And this is why we replay old chess games. A lot of chess mastery consists of successful pattern recognition -- the ability to see recurring patterns in slightly dissimilar positions. The most basic form of this is when we study checkmating patterns as beginners. We learn the basic mates and then look for them in our own games. Pattern recognition comes into play much more frequently than many players realize; I recently reviewed the basic mate with two Bishops in an endgame book I was flipping through -- and sure enough, I had opportunities to successfully put my opponents away with that mate (or a variant of it) twice in the last month.

Where do databases enter the equation? Prior to the advent of chess databases, we were at the mercy of chess authors and editors. An author might introduce a concept and give some examples, but sometimes two examples just aren't enough. Or worse yet, maybe he gives some bad examples (I can think of one book in particular in which this was the case, but I'll not embarass the author by revealing the title). Editorial choices also influenced what chessplayers were exposed to -- for example, the Chess Informant was the bible of tournament chessplayers for many years, but the Informant carried only the recent games that the editors thought were "theoretically significant". Thta's all well and good if you enjoy playing openings that are the "flavor of the moment". But for players like me who enjoy unorthodox openings, the Informant rarely contained much of specific interest. I enjoyed playing over some of the epic battles in top-level chess (I always loved the times when Kasparov and Kamsky duked it out over the board) but I didn't see much of practical value to myself in the Informant regarding my own opening choices.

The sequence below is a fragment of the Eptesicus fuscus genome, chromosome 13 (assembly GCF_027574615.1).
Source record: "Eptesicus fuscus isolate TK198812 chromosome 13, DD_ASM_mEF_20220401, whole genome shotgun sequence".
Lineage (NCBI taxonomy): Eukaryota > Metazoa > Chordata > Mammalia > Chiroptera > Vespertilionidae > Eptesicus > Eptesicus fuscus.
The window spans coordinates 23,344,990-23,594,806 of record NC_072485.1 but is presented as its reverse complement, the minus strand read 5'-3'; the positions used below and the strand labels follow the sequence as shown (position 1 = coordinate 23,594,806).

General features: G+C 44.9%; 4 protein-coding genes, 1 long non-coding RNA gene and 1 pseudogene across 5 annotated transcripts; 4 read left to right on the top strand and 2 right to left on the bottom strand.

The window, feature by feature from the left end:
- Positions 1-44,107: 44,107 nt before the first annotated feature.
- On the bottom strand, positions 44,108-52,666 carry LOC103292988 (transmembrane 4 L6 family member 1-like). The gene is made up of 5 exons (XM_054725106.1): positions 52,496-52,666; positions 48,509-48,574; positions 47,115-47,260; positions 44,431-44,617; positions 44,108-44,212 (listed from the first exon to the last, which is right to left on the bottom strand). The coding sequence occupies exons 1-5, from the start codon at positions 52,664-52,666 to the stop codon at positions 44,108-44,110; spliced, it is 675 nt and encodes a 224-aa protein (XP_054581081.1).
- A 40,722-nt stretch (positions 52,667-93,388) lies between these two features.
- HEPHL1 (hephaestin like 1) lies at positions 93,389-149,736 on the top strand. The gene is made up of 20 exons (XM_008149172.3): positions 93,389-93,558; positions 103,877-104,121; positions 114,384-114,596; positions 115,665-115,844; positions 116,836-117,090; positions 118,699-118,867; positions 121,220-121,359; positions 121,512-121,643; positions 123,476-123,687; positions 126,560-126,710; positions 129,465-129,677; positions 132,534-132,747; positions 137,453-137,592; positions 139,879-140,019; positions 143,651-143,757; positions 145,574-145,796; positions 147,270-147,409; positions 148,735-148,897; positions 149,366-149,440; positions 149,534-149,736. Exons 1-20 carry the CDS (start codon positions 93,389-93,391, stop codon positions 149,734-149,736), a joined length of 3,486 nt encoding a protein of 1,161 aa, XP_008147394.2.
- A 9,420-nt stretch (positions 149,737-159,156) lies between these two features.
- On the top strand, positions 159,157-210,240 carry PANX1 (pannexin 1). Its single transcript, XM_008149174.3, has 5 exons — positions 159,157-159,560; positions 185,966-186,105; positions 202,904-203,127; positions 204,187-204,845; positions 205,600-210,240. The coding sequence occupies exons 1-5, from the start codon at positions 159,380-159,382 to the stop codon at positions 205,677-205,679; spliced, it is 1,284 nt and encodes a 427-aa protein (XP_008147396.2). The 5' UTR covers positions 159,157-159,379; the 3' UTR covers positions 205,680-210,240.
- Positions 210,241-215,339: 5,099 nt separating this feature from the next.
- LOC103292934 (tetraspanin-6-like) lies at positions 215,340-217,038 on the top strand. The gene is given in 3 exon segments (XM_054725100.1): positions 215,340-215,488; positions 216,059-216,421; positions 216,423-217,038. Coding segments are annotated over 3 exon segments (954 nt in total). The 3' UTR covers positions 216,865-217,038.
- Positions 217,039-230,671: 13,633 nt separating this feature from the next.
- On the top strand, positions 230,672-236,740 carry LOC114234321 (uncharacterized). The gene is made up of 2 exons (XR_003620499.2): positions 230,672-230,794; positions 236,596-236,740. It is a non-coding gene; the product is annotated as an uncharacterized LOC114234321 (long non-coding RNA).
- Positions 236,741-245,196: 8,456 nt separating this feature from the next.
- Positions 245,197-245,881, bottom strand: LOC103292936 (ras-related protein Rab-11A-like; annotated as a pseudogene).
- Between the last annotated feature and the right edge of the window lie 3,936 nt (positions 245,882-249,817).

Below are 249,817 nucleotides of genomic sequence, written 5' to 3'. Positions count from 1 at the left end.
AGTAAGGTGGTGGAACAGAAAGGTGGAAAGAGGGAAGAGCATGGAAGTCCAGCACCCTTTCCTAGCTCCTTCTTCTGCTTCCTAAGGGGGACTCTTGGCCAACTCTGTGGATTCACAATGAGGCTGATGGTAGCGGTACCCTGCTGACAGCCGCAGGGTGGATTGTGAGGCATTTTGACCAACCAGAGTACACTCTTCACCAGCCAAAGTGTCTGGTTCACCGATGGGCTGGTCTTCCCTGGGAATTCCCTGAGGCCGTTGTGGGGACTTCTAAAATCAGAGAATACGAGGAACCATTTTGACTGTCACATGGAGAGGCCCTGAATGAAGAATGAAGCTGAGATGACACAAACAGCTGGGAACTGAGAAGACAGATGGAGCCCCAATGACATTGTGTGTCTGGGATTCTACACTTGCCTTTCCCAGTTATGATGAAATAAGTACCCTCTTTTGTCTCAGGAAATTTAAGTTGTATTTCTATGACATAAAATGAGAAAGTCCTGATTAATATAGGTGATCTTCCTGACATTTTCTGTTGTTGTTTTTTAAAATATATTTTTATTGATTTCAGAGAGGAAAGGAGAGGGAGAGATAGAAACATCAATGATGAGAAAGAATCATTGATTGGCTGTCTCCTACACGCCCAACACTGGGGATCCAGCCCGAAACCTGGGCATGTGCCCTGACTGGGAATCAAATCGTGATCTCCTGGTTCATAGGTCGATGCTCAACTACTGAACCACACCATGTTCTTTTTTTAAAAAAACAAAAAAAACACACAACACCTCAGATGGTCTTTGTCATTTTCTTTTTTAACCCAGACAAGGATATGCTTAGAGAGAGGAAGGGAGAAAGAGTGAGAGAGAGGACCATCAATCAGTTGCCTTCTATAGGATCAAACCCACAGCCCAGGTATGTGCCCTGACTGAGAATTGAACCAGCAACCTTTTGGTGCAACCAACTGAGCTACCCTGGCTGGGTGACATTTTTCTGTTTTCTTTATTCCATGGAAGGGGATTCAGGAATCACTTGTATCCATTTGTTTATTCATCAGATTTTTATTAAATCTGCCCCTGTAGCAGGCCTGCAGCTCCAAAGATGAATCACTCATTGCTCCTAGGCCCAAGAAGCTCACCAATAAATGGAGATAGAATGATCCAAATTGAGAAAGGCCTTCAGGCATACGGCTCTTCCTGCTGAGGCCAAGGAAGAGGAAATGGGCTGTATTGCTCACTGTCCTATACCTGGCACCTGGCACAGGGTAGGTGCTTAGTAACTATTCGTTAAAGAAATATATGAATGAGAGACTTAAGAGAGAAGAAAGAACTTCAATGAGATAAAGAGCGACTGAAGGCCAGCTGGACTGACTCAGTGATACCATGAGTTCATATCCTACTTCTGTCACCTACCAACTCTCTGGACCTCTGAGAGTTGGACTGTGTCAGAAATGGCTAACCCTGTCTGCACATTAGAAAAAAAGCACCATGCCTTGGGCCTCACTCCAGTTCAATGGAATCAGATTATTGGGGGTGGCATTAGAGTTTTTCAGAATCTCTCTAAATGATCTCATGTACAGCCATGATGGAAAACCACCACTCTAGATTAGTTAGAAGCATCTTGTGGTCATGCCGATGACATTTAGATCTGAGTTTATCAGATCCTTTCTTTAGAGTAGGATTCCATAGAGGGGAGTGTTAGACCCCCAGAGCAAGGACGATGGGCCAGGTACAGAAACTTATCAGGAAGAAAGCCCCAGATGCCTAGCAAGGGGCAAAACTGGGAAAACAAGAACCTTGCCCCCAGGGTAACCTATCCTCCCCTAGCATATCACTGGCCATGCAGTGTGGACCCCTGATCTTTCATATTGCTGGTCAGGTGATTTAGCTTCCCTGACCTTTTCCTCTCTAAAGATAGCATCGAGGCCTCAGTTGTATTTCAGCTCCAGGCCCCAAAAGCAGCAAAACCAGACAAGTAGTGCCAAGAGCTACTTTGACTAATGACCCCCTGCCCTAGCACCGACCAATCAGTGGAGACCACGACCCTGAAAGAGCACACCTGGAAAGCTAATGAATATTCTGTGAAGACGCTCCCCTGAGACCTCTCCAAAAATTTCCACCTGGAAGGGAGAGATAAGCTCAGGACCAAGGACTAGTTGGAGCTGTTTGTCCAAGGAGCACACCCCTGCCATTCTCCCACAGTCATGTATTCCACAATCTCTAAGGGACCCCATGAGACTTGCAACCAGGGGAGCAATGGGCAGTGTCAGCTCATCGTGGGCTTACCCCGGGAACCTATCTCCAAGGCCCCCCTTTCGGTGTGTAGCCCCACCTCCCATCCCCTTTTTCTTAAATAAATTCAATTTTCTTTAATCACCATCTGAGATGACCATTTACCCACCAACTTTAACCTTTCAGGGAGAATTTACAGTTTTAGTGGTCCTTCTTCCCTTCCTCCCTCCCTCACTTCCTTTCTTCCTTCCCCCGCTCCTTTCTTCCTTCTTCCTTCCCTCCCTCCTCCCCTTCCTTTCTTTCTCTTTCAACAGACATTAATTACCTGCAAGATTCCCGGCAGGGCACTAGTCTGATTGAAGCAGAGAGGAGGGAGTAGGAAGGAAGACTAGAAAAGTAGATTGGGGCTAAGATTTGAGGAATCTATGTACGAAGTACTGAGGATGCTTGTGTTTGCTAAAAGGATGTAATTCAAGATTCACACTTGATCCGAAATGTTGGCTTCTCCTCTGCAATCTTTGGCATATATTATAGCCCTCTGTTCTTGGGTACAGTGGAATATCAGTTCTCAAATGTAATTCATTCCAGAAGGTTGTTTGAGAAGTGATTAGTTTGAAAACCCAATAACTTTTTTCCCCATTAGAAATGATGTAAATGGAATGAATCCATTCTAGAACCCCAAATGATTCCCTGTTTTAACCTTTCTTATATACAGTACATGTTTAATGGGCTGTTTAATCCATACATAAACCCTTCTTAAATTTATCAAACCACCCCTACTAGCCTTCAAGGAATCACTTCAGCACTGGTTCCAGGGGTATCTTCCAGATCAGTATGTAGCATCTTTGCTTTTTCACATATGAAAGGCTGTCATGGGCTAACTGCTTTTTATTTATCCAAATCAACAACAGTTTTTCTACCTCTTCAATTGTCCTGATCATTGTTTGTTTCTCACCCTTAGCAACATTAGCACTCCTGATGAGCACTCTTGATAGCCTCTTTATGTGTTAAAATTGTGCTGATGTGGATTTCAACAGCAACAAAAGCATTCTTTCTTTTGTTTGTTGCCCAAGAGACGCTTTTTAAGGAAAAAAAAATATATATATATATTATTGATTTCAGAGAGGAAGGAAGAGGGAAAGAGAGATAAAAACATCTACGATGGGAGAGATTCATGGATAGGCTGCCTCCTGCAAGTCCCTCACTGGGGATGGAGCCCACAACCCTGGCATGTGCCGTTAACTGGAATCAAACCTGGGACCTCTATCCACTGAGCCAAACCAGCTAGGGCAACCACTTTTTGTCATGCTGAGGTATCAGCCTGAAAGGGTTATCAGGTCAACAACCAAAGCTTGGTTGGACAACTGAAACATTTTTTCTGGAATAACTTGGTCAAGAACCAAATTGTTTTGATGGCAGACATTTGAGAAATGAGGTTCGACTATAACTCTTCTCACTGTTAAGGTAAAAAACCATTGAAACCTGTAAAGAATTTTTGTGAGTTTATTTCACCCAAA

While a little guidance by strong players is absolutely a good thing, why should we be constrained by seeing only the games they select for us? A chess database allows you to access anything you want to replay, whether it's a noted theoretical duel in the King's Indian Defense played by top grandmasters last week or a Halasz Gambit played by "mere" masters or experts in an obscure European correspondence event five years ago.

The key idea here is that a chess database allows you to find and replay exactly what you want to see -- whether it's a specific middlegame motif or some old 1800's games that you get a kick out of replaying. And you can find this stuff in seconds or minutes, without plowing through volume after volume in printed form, searching for that one elusive Doug Root game in which he played 4.Qg4 in the French Advance, published in a back issue of the Informant that's lying around buried somewhere on your bookshelf.

We're already seeing the answer to my friend's question taking shape here. There are a lot of reasons for using a chess database to find and replay past games (whether long past or a game played just last week): education, information, enjoyment. You can find answers to specific chess questions, look up many examples of a particular motif in action, or simply pull up a batch of your favorite grandmaster's games for your viewing entertainment. And, if you take your time and pay a little attention when you replay these games, you'll often come away with a new bit of chess knowledge that you didn't have before.

The "new knowledge" angle is critical. We as chessplayers can learn an awful lot from the past, and we'll look at some concrete examples the next time around. Until then, have fun!

IMPORTANT NOTICE: As of Nov. 1st, 2001, I will have a new e-mail address. The old e-mail address given in previous ETN issues will no longer be active. From now on, you can e-mail me here with your comments, suggestions, and analysis for Electronic T-Notes.